"This $12 billion figure is a sham, just as the federal drug control budget has been for the past few years" said Doug McVay, research director for Common Sense for Drug Policy. "It excludes the $3 billion we're paying each year to incarcerate drug offenders, and there are hidden, black budget intelligence and military funds that go to the drug war. I'd estimate the feds are really spending more like $22 billion in drug control across the agencies."

"I see they want more money for student drug testing and the anti-drug media campaign, which is a bit of a surprise given all the evidence of the failure of these programs," Piper said. "Given that they're talking about balancing the budget by 2012, it seems like they wouldn't be expanding failed programs, but they are."

Efforts to restore Byrne grant funding concerned Piper. "I'm worried that the Democrats are going to restore funding to that program that funds the drug task forces," he said. "Still, some states are using the funds for reentry programs, treatment, drug courts, things like that. The $500,000 grant we got in New Mexico was a Byrne grant," Piper laughed. That grant funds a methamphetamine prevention and education program.

"I think the Byrne grants should be done away with," said McVay, "and the money should be used to put police on the street to stop property crime and violent crime. As drug reformers, we have to be careful. We don't want to put ourselves in the position of telling the public we don't want enough police on the streets to keep them from getting mugged."

Time will tell with the Byrne grant program, as it will with the entire 2008 Bush budget. At this point, the budget is a fantasy document, a wish list that is sure to be hacked to pieces in Congress. But it also lays out the Bush administration's position on where the nation's drug policy should go and how much we should pay for it, and the answers are down the same old path and a few billion more.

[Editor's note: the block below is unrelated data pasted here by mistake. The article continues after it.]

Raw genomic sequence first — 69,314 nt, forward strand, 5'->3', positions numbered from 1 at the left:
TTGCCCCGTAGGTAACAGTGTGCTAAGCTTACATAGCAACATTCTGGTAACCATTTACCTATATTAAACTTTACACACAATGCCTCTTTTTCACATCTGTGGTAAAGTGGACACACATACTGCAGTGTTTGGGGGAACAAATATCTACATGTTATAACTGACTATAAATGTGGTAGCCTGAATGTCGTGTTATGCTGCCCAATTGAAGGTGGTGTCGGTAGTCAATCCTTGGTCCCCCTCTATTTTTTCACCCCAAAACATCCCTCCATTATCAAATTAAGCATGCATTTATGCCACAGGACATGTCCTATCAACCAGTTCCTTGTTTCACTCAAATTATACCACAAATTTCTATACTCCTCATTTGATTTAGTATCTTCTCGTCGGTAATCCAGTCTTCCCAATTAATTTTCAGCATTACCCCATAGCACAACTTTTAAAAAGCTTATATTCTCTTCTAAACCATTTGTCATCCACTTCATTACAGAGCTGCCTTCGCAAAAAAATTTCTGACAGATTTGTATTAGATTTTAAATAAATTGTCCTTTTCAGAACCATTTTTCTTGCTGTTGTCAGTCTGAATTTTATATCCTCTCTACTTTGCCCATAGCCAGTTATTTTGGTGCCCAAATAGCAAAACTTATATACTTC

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3. Feature: The Conviction That Keeps On Hurting -- Drug Offenders and Federal Benefits (repeat)

Because last week's Chronicle was issued a few days late, and because this feature article deals with issues that DRCNet is directly involved with or plans to be, we reprint it in this week's issue.

Some 15 to 20 million people have been arrested on drug charges and subjected to the tender mercies of the criminal justice system in the past two decades. But, thanks to congressional drug warriors, the punishments drug offenders face often extend far beyond the prison walls or the parole officer's office. A number of federal laws ostensibly aimed at reducing drug use block people with drug convictions from gaining access to federal benefits and services. These laws have a disproportionate impact on society's most vulnerable or marginalized members -- the poor, people of color, and women with children -- and in some cases, do not even require that a person actually be convicted of a drug offense to be punished.
No conviction is needed to be evicted from public housing for drugs -- even someone else's.
A growing number of groups and individuals ranging from the American Bar Association to welfare rights organizations, public health and addiction groups, drug reform organizations, and elected officials have called for changes in these laws or their outright repeal, saying they are cruel, inhumane, counterproductive, and amount to "double jeopardy" for drug offenders trying to become productive members of society.